ANOTHER DAY, ANOTHER REDESIGN: The New York Times Sunday Magazine has yet another new look and direction under editor in chief Jake Silverstein, who took the helm in May. The redesigned magazine makes its debut today, along with a podcast called The Ethicists, which is produced in partnership with Slate.
Prior to Silverstein’s appointment, editor Hugo Lindgren, who was dismissed seven months earlier, was under fire for the editorial direction of the title, which had been losing advertising dollars to sister glossy, T: The New York Times Style Magazine. Silverstein, who arrived at the Times from Texas Monthly, told WWD that he has set out to create a more “luxurious” reading experience, without focusing on stories about luxury, i.e. T’s bread and butter. The editor explained that this means putting more of an emphasis on photography, paper stock and high-end content, which will include more literary features and poetry.
The magazine’s logo also is slightly updated and moved back to the center of the cover. The first issue is certainly heavier compared with many of the anemic issues of recent months, with 220 pages, 121 of which are ads. In the initial redesigned issue, very few of the ads are ones that would appear in T. They include First Republic, Patron, Cadillac, Diesel, Bank of America and Merrill Lynch.
“The overlap is very minimal. I would define them both as luxury magazines,” said senior vice president and advertising publisher Andy Wright, explaining that T isn’t a competitor, as it publishes 15 times a year to the Sunday magazine’s 52 times.
Silverstein emphasized that point: “It’s not about them [T] eating our lunch. We’re actually eating the same lunch. They are getting a bunch of ad pages. That’s actually helpful to us.” He didn’t say how.
Beyond any rivalry between the two in-house titles, a more pertinent question is the place of the Sunday magazine itself. As the Times features more longer form, investigative pieces in its pages, where does the magazine fit in? “There’s a difference between a newspaper feature and a magazine story. There’s a certain way of structuring narrative,” Silverstein said, while conceding that in order to differentiate his title, his “vision” is to make the magazine a “more literary” read à la The New Yorker.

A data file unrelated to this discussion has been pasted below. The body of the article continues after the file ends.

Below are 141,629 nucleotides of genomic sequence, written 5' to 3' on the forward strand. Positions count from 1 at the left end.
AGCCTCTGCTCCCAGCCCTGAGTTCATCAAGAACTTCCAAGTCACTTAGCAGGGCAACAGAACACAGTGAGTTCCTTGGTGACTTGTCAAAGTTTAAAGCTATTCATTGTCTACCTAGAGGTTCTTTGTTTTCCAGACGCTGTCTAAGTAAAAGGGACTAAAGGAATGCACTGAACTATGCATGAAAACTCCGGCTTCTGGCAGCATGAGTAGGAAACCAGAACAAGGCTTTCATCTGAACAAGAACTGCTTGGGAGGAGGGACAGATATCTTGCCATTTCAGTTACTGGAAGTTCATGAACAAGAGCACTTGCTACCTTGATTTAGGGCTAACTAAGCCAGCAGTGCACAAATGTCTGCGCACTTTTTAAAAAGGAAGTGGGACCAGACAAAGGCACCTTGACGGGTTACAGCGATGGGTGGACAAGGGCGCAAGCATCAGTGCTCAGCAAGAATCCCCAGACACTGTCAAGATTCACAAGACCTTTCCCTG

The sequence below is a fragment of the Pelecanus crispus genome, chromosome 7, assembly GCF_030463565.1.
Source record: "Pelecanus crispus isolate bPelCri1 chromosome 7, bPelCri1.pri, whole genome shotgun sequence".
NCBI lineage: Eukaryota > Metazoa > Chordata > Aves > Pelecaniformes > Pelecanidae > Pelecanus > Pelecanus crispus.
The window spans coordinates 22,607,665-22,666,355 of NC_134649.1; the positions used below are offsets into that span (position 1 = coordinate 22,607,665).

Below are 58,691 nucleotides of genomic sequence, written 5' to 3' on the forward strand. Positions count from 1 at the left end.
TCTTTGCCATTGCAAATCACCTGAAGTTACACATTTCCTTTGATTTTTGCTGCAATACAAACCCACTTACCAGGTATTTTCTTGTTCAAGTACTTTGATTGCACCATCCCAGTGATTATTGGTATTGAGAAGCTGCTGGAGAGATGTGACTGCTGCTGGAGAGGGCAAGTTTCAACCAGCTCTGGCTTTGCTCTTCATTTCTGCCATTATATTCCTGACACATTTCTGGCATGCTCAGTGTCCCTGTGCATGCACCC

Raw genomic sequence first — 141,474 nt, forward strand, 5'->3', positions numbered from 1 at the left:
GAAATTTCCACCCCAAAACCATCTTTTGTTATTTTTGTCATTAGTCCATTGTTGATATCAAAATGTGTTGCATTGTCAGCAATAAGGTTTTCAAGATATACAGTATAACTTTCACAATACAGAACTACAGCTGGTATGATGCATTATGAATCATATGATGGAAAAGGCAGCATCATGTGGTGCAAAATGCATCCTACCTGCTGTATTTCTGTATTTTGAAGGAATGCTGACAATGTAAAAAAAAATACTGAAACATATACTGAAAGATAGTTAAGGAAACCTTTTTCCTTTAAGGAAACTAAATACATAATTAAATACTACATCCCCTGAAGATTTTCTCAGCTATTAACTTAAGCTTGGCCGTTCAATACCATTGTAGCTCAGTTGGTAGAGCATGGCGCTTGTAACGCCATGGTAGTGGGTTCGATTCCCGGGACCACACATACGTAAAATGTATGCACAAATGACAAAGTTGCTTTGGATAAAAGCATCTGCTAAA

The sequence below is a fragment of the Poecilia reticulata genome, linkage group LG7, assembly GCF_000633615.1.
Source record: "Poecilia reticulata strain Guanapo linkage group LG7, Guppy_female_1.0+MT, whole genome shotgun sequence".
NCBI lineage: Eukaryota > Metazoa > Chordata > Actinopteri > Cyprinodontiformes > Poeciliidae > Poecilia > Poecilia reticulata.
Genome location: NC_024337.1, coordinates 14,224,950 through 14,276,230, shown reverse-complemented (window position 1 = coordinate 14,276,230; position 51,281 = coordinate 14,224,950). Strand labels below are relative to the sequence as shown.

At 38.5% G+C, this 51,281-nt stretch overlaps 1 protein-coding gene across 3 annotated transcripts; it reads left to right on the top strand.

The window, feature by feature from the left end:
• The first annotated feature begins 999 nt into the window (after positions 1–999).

“The way that we kind of look at it is The New Yorker on one side, and Vanity Fair on the other,” the publisher said. “The New Yorker is obviously known for great literary writing, Vanity Fair for beautiful photography, not so much for literary writing. We’re sort of in the middle of that, bringing in great literary writing, photography and design.”
In order to accomplish the literary bit, Silverstein has added a poetry section, which will be edited by poet Natasha Trethewey. It will accompany a rotating column on one of the four subjects: photography penned by Teju Cole, money by Adam Davidson, clothing written by Slate’s Troy Patterson and nature by Helen MacDonald. Other sections include the “Lives” section, which will feature an “as told to” page that showcases eclectic stories by non-writers told to the magazine’s reporters, as well as a “First Words” page on commonly used words or phrases.
When asked if the literary push, plus the serious features, deters more high-end advertisers, Wright said that 15 of the 52 issues are themed to lighter subjects such as “food” or “great performances.”
“A great story is a great story,” Silverstein said.